Years ago, Bruce MacIntyre promised his wife, Linda, that he would never run for elected office.
He made the promise in spite of his love of politics, which he discovered as a sophomore at the University of Notre Dame. He was a member of the delegation to a mock Democratic Convention that year — a delegation headed by Tom Judge, who would go on to be a Montana governor.
“It was my first introduction to the political world and I loved it,” MacIntyre said.
But Linda, he said, “did not want to be the wife of somebody in the public eye. She was a very, very private person.”
He kept his promise but managed to indulge his taste for politics by serving as the government affairs director for the Billings Chamber of Commerce from 2006 until his retirement last spring. In that role, he worked on issues important to the chamber on the city, county, state and national levels.
Though he wasn’t officially the chamber’s lobbyist, there were so many issues to cover that he played backup to Ed Bartlett, who lobbied for the chamber, the county and later the city of Billings. Backup meant spending two to three days a week in Helena when the Legislature was in session, testifying, providing information and buttonholing lawmakers.
And in 2007 he helped pass School District 2 levies totaling $4.3 million. The school district couldn’t raise money or promote the levy itself, so the chamber led the way, and the successful vote broke a five-year losing streak for levy requests.
Because of those achievements and more, the chamber announced Wednesday that MacIntyre is the 2017 winner of the Legacy Award, formerly known as the Lifetime Achievement Award. A press release from the chamber lauded MacIntyre for “his philanthropy, business support and dedication to the community.”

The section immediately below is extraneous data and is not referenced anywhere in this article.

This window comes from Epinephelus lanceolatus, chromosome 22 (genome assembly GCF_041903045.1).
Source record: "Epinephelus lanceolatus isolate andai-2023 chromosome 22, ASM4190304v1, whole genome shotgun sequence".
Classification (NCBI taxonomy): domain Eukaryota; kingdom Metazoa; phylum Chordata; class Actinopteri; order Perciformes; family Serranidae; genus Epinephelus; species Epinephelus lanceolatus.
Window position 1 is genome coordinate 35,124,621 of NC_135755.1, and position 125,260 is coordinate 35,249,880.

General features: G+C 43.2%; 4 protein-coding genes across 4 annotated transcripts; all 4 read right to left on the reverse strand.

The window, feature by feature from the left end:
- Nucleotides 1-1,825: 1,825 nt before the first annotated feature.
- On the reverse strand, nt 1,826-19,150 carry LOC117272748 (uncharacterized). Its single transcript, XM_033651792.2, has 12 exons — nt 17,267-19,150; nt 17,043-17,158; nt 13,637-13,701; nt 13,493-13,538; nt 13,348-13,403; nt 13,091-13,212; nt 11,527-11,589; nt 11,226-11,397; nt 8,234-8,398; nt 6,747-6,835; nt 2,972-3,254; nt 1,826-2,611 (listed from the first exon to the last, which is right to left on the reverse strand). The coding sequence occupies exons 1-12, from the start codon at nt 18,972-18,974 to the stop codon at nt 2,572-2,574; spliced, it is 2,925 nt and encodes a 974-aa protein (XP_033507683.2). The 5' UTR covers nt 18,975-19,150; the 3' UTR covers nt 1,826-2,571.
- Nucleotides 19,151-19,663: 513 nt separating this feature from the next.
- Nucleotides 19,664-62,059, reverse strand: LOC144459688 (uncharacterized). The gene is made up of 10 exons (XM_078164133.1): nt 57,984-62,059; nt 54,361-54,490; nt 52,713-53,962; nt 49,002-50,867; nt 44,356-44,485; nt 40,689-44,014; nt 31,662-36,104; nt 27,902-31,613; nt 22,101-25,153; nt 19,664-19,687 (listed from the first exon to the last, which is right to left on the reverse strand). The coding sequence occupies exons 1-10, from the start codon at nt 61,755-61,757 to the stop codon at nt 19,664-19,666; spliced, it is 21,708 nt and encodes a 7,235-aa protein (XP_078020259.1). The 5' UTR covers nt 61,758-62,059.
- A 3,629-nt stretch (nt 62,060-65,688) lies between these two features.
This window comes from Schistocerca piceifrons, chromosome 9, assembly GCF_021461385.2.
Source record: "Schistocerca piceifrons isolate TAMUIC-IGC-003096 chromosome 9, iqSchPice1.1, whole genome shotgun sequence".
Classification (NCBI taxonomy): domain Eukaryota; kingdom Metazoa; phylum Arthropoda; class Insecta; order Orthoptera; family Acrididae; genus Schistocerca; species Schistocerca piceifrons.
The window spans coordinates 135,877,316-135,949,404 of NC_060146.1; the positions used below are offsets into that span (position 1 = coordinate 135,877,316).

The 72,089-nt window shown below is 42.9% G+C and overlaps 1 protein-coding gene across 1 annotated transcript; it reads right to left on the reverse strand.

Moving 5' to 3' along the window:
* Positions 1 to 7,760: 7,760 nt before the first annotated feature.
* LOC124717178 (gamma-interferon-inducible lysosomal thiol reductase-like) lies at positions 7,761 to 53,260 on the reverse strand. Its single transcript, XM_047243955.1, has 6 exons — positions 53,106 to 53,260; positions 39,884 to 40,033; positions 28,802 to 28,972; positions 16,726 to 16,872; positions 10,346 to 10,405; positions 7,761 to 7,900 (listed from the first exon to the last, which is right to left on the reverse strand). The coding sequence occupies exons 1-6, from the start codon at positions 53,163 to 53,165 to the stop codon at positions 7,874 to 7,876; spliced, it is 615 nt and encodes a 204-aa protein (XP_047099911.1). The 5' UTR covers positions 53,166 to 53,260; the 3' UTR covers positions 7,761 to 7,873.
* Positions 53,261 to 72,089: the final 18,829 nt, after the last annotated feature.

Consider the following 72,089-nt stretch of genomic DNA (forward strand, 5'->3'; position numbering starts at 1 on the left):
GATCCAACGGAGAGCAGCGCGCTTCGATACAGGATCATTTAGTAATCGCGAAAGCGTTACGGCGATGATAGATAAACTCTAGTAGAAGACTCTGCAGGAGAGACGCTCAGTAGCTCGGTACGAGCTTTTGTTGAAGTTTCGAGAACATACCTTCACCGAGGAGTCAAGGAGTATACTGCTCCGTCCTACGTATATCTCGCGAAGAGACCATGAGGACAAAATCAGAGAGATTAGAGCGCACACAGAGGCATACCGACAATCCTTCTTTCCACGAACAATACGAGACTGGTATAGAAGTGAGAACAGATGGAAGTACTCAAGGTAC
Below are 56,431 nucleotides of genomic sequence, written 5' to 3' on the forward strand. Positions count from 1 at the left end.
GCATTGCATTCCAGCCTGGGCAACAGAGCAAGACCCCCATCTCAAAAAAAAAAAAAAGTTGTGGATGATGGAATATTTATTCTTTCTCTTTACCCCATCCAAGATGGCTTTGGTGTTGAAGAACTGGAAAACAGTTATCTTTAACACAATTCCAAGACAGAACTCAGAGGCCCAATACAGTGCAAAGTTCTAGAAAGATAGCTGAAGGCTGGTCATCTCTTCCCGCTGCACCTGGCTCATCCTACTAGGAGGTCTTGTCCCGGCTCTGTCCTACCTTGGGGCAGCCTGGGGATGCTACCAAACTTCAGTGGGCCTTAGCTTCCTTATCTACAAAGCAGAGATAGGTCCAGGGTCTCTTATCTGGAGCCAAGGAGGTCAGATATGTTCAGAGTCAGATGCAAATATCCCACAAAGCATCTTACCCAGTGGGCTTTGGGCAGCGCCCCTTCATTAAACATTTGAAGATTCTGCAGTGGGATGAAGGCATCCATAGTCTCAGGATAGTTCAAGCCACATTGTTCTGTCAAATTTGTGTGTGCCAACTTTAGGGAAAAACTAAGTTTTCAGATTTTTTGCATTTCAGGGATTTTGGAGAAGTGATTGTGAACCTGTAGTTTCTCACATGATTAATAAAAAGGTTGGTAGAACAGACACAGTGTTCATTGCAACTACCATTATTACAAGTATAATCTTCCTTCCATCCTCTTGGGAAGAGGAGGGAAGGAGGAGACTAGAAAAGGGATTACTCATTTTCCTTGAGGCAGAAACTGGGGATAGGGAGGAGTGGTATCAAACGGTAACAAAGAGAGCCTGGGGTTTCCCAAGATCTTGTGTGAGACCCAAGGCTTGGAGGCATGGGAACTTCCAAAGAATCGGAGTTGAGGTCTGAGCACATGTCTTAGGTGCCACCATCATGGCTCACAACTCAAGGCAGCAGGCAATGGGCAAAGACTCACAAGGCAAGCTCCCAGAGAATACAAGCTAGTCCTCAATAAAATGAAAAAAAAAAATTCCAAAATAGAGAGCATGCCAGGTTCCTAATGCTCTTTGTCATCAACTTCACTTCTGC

Chamber Board Chair Kris Carpenter said in the release that “Bruce’s leadership, passion for public policy and commitment to Billings are second to none. He is a valued member of the Billings community.”
He managed Briarwood Golf Course as well as the Briarwood subdivision’s independent water and system before that area, under MacIntyre’s guidance, was annexed into the city. He also worked for MasterLube and City Vineyard before going to work for the chamber.
MacIntyre said his proudest achievement at the chamber was working to establish the Tourism Business Improvement District, which is funded by an assessment on hotel rooms and is dedicated to generating business for hotels and motels and marketing the Billings region as a travel destination.
Shortly after he retired from the chamber last spring, MacIntyre was appointed to the School District 2 Board of Trustees, replacing Rob Rogers, who resigned from the board to go back to reporting for the Billings Gazette.
MacIntyre, 80, was appointed to complete the last year of Rogers’s term, and he said he intends to seek election to a full term next year.
“I like it,” he said of serving on the board. “I like it very much. For years I was on the sidelines, whispering in somebody’s ear, for lack of a better term. Now I am on the decision-making side.”
If you’re wondering about that promise to his wife, Linda died last October.
“So that promise is gone,” he said.